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The House of Silk - Audio by Anthony…

The House of Silk - Audio (edition 2011)

by Anthony Horowitz, Derek Jacobi (Reader)

MembersReviewsPopularityAverage ratingConversations / Mentions
1,231996,459 (3.83)1 / 87
Title:The House of Silk - Audio
Authors:Anthony Horowitz
Other authors:Derek Jacobi (Reader)
Info:Hachette Audio (2011), Edition: Unabridged, Audio CD
Collections:Heard but unowned
Tags:British, mystery, fiction, Sherlock Holmes, audio, nil, borrowed-library, 2012-audio, historical fiction

Work details

The House of Silk by Anthony Horowitz

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English (94)  Dutch (2)  German (1)  Spanish (1)  Piratical (1)  All languages (99)
Showing 1-5 of 94 (next | show all)
This was a very well-written story and it echoed Conan Doyle's style very well. I thought the 'crime' covered a very dark and unpleasant area that I doubt the original author would have tackled.
However, it was a gripping tale and great to revisit some old friends.
  rosiezbanks | Nov 14, 2015 |
The Arthur Conan Doyle Estate officially authorized this Sherlock Holmes novel but somehow Anthony Horowitz’s attempt to mimic Doyle's Sherlock novels falls flat leaving the reader without the complexity of Doyle's Holmes.

Similarities are apparent - Watson as the narrator, Holmes' deductions that have to be explained and the back stories of Doyle's but the story itself was not spectacular and in comparison with other non-authorized stories with Holmes , I prefer the ones by Laurie R. King. Here, Holmes was 2 dimensional, he never really came alive. ( )
  cyderry | Nov 12, 2015 |
I'm a huge fan of Laure R. King's version of Sherlock Holmes, and this version doesn't quite match up, although the overall story is probably fairly similar in style and delivery to those of Arthur Conan Doyle. Parts of the story were too convoluted to keep my attention, but I enjoyed the "locked room" mystery of how Holmes escaped prison. I strongly disliked the audiobook narrator's rendition of Holmes' voice, however. Way too high pitched. Jenny Sterlin's rendition (in the Laure R. King books) is what I imagine Holmes actually sounds like. ( )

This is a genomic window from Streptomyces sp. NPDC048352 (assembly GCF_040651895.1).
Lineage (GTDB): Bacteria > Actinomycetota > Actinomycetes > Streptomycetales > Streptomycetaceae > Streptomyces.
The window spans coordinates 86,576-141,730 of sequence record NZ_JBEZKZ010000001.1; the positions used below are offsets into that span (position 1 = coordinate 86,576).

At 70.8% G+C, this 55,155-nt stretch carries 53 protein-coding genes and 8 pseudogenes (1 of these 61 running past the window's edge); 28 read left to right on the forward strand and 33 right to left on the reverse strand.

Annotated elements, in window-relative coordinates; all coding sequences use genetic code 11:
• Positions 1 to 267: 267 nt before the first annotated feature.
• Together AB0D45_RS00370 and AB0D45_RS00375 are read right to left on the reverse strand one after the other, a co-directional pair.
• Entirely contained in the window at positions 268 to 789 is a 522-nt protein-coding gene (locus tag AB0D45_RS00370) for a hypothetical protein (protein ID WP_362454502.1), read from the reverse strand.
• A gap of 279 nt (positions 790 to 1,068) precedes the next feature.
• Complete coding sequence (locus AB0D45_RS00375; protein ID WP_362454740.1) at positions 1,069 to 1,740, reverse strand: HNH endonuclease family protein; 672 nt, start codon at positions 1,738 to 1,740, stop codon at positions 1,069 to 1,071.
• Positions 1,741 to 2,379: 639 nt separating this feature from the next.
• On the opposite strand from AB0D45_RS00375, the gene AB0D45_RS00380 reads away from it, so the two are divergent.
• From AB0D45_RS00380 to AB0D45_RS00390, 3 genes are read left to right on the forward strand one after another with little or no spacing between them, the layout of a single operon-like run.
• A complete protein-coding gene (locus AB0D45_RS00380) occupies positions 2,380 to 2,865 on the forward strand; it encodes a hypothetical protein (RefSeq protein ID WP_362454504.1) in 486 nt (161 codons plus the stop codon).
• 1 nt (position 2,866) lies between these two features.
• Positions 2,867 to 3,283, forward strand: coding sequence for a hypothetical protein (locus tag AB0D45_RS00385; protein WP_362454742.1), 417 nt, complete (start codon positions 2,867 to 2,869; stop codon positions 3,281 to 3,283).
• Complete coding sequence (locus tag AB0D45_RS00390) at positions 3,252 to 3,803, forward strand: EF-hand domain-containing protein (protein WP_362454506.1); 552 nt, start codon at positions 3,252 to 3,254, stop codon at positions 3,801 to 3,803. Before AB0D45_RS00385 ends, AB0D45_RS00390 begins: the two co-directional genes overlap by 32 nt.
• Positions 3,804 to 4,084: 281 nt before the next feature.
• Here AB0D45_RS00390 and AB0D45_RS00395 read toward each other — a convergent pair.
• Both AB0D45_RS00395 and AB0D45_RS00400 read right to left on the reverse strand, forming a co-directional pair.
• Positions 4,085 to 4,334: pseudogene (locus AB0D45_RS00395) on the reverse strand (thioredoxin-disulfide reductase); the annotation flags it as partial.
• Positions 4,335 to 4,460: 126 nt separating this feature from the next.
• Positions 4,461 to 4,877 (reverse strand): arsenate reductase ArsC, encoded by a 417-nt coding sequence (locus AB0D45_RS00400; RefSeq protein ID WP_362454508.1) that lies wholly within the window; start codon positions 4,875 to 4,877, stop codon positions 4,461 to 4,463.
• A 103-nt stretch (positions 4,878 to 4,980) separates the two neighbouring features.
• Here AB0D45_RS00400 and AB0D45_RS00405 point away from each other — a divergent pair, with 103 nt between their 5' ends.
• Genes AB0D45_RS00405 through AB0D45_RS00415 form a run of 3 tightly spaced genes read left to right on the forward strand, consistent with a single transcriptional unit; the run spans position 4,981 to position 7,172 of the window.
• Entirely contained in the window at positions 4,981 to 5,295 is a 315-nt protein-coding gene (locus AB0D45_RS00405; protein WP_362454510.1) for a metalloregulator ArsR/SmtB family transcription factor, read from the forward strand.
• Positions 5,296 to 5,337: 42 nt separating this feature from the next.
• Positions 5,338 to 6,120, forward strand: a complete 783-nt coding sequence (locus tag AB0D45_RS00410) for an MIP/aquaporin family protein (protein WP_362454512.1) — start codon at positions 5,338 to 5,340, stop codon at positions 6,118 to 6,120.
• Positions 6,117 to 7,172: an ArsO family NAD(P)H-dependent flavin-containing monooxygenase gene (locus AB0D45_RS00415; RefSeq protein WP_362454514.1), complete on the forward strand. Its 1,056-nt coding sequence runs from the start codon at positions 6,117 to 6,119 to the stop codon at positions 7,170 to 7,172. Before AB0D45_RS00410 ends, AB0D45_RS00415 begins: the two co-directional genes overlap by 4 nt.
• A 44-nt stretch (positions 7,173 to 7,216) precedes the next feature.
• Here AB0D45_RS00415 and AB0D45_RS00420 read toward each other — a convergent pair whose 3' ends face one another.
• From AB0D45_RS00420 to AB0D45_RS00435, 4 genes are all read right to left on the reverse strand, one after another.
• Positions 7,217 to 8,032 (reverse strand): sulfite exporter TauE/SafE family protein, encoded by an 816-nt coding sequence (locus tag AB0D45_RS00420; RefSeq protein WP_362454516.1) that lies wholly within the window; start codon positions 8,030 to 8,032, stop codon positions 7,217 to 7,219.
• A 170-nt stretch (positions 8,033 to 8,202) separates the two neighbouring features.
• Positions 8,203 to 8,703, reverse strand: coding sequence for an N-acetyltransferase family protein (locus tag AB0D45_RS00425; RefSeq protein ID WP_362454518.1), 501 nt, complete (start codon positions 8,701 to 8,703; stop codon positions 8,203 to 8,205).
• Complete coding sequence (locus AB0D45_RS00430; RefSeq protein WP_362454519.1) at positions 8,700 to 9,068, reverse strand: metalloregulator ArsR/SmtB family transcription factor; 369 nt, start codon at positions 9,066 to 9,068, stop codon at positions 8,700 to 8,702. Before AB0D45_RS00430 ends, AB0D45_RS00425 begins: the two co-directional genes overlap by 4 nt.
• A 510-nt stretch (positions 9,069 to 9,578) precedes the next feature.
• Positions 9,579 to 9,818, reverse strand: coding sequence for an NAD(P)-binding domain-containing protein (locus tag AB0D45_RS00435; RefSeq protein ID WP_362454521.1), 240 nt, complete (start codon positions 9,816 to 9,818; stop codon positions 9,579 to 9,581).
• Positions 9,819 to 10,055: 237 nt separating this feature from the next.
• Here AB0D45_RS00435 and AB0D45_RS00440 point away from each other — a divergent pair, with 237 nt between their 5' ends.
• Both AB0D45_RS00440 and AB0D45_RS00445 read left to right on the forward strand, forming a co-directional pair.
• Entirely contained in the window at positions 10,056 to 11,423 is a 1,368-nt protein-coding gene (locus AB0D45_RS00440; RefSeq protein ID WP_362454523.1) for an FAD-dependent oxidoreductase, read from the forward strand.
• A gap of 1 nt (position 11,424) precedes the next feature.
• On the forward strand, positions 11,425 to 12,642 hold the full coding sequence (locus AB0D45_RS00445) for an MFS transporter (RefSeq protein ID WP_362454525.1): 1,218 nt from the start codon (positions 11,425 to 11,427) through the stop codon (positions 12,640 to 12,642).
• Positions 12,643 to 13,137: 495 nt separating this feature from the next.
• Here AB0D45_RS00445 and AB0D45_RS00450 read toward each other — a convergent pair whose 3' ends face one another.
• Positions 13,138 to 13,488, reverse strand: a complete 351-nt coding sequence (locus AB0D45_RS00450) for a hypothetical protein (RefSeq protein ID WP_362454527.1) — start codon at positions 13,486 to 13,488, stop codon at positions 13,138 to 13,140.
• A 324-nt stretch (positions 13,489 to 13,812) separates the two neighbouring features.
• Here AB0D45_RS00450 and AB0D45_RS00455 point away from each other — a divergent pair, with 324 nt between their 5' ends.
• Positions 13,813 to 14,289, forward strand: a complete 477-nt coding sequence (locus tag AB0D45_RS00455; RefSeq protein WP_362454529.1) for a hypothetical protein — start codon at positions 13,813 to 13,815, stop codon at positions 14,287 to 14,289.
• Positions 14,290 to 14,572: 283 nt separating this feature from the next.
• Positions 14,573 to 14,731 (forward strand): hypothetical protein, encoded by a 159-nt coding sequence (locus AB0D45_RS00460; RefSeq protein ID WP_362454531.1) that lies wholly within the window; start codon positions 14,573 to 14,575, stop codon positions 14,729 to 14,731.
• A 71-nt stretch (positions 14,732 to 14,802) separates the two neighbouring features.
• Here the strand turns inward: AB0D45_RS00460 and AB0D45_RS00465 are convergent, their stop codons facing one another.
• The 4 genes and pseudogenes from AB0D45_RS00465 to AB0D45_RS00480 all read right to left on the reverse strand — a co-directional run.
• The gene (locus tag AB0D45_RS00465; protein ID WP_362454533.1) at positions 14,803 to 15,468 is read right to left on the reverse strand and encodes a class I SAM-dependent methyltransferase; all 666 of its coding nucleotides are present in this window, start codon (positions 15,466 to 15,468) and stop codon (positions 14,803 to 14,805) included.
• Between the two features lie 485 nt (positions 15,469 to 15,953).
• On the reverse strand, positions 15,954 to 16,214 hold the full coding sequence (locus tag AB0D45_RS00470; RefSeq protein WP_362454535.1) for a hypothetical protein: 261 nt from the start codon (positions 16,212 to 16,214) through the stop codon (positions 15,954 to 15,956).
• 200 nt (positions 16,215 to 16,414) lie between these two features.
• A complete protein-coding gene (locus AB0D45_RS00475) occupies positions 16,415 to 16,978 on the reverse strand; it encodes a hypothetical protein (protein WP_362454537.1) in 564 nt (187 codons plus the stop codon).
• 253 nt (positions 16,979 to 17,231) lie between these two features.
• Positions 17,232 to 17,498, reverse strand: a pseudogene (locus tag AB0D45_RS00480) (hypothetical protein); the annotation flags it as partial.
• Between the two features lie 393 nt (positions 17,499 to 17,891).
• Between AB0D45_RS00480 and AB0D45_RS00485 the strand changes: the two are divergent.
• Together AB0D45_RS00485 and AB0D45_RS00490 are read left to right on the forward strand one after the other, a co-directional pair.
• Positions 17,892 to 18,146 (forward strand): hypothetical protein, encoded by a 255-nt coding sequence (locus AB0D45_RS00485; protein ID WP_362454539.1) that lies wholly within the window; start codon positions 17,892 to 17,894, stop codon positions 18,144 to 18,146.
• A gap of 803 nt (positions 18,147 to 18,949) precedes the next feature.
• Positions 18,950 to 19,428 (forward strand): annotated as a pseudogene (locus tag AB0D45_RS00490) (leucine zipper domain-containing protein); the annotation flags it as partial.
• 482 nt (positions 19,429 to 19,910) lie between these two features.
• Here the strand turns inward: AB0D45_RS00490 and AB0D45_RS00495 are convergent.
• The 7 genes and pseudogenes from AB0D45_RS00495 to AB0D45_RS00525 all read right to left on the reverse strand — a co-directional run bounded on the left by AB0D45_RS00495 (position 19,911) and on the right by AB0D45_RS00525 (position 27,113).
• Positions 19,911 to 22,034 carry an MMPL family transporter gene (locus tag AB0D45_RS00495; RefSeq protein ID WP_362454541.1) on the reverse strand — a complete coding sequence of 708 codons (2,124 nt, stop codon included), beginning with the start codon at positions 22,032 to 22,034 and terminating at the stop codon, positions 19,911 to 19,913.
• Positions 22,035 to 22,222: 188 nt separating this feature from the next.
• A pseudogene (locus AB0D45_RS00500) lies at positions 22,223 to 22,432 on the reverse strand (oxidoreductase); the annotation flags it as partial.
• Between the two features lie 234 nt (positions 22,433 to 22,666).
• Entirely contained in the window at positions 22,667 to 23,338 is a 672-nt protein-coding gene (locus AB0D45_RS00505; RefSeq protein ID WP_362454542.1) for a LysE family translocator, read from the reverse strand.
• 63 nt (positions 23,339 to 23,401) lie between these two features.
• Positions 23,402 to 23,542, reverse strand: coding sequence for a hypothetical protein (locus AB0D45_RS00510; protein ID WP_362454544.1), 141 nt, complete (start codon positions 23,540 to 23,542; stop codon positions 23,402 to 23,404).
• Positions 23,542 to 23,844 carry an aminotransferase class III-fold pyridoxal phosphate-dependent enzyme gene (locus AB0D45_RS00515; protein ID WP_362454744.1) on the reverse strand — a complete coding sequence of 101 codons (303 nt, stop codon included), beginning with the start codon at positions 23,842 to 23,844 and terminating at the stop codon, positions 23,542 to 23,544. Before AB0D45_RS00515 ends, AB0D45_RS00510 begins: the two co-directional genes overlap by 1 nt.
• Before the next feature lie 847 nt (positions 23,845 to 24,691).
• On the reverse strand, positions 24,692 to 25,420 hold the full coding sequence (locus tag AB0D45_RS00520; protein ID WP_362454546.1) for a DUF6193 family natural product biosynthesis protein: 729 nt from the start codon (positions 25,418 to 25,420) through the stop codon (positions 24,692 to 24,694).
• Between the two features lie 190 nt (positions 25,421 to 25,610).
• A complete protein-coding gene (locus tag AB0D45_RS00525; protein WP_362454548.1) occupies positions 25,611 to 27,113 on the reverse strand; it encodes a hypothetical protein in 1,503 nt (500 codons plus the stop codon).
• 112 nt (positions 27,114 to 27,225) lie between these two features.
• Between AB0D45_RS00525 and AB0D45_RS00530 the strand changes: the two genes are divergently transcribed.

PerpetualRevision | Oct 25, 2015 |
A well written Holmesian adventure worthy of the originals. This was wonderful. ( )
  MizPurplest | Sep 21, 2015 |
In The House of Silk, Anthony Horowitz channels Sir Arthur Conan Doyle's Dr. John Watson in presenting a "lost" Holmes mystery, for which Watson had given instructions to delay the publication for 100 years out of fear of causing a scandal. Horowitz clearly knows the Holmes canon and perfectly sets this novel within Conan Doyle's work, possibly during The Memoirs of Sherlock Holmes or immediately following The Adventures of Sherlock Holmes, though there is a possible reference to "The Adventure of the Dying Detective" from His Last Bow. In any event, Horowitz effortlessly evokes the spirit and feel of Conan Doyle's original work.
In this story, Holmes begins by investigating a case of art theft, but quickly finds himself working against the eponymous House of Silk, an organization that affects many highly placed members of British society and is engaged in a crime of the worst sort. Horowitz's skill is in setting Holmes against a crime that few writers prior to the mid-twentieth century would tackle while not losing touch of the characters or their world. Fans of Holmes are sure to delight and even the Conan Doyle Estate gave their blessing to this worthy successor to Conan Doyle's canon. ( )
  DarthDeverell | Aug 24, 2015 |
Showing 1-5 of 94 (next | show all)
So, all of the elements are there: the data, the data, the data. Nothing of consequence overlooked. And yet can Horowitz, like Holmes, make from these drops of water the possibilities of an Atlantic or a Niagara? Can he astonish us? Can he thrill us? Are there "the rapid deductions, as swift as intuitions, and yet always founded on a logical basis" that we yearn for?